As previously noted FIG. 8a is a perspective view of the storage rack 400 of FIG. 7 with U-bracket 410 detached from the wall. FIG. 8b is an enlarged view of the side connector panel 415 of FIG. 8a. FIG. 9 is a breakaway view of the racks 400.1, 400.2, 400.3 within a vehicle body. FIG. 10 is a front view of three different rack types 400.1, 400.2, 400.3 that are stored within the vehicle body 300 of FIG. 9.
 As previously mentioned, the truck/vehicle 300 can contain six racks 400 in total. Four of the racks 400 can be considered Backup racks 400.1, one will be considered Monitoring rack 400.2, and the sixth will be labeled Battery rack 400.3. FIG. 9.0 shows a breakaway view of the layout of the racks 400 from one side of the truck 300 and FIG. 10 shows a front view of the three different types of racks 400.1, 400.2, 400.3 which will be described below.
 Backup Rack 400.1:
 Referring to FIGS. 7, 9 and 10 each Backup Rack 400.1 can contains one server 400.11 such as but not limited to Pentium IV series with interchangeable boot drive slot, six Redundant Array of Independent Disks (RAID) arrays 400.12, corresponding to up to six customers (depending on storage size), a container 400.13 for exchangeable boot drives such as but not limited to Small Computer System Interface (SCSI) drives, and a data switch 400.14 such as but not limited to a Gigabit Ethernet, Fast Ethernet, Ethernet, Wireless link, and the like to connect the backup rack 400.1 to the monitoring rack 400.2 and to interconnect the RAID array drives 400.12 to the server 400.11 if necessary. Each of the boot drives 400.13 corresponds to each of the RAID array drives 400.12 installed within the same rack 400.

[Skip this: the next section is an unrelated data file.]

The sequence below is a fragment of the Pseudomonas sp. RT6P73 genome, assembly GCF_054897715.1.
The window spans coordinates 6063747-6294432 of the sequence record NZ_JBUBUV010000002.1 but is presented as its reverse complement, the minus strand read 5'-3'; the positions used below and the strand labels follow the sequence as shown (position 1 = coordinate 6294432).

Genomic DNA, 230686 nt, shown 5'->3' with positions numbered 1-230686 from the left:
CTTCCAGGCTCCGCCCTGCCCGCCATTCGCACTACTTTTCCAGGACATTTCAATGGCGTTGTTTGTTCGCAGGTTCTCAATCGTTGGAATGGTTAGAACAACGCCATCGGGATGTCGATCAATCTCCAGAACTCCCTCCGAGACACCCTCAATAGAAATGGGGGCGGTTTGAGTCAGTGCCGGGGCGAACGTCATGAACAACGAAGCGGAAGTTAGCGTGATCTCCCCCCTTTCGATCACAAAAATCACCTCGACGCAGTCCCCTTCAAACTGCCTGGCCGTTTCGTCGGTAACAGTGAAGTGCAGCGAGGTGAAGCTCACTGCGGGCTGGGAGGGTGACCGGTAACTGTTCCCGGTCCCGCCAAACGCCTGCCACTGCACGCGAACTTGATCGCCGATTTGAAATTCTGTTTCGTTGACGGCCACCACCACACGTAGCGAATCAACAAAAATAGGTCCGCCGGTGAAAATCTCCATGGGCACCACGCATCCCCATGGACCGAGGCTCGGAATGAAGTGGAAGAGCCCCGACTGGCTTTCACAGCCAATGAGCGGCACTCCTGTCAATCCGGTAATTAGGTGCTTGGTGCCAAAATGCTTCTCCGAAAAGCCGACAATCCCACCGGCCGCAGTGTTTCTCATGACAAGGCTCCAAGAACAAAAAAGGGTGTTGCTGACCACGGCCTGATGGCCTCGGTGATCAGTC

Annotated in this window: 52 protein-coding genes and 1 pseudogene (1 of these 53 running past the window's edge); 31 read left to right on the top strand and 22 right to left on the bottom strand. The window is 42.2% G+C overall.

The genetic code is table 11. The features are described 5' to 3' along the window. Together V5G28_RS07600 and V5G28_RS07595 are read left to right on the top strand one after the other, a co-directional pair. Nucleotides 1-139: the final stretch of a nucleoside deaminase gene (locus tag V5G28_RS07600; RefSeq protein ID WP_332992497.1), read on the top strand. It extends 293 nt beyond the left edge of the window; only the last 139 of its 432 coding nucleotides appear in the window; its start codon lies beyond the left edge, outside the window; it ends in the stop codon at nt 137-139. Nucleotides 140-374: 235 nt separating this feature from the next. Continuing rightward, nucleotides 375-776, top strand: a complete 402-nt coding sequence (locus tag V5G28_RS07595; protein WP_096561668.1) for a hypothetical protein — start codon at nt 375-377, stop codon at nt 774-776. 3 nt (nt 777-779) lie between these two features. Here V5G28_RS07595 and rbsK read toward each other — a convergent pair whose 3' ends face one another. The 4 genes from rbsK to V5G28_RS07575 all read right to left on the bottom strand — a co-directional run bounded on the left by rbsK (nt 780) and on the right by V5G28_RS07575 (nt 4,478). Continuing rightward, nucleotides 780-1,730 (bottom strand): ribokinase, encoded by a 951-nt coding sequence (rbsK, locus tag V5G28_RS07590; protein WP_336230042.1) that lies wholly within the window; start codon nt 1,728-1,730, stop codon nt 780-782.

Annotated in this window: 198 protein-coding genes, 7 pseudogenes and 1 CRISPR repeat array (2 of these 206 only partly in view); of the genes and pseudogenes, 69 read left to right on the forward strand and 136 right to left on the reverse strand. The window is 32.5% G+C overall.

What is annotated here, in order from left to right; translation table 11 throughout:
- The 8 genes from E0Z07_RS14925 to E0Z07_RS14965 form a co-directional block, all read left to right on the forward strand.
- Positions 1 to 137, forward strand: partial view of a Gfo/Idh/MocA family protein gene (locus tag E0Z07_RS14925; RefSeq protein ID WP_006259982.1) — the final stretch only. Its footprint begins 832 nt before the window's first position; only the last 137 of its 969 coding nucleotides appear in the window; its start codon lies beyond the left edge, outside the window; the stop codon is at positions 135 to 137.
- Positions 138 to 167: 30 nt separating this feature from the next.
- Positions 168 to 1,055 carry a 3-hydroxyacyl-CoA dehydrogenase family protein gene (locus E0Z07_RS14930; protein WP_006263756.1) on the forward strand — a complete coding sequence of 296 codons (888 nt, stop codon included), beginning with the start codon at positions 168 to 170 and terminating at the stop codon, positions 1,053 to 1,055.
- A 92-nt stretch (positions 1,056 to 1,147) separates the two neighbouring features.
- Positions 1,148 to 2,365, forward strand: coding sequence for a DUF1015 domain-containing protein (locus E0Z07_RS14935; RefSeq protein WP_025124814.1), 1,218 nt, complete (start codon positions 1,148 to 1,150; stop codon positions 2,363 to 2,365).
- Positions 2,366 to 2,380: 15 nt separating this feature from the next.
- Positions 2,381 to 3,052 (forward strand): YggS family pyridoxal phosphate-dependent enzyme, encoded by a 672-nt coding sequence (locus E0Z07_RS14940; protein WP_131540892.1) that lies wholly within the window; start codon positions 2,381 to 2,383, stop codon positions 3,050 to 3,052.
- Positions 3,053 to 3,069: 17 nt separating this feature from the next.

Referring to FIGS. 8a, 8 b, 9 and 10, the power to all the equipment within each of the backup rack 400.1 can feed from the power connector 415.1 located within the side panel 415 of rack 400.1. The data switch 400.14 within the rack 400.1 can be connected to the data connector 415.2 located within the side panel 415. The monitor plug in the back of the server 400.11 can be connected to the KVA connector 415.3 located within the side panel 415, and the alarm connector 415.4 within the side panel 415 is connected to the internal wiring of the truck 300 for proper operation of the alarm.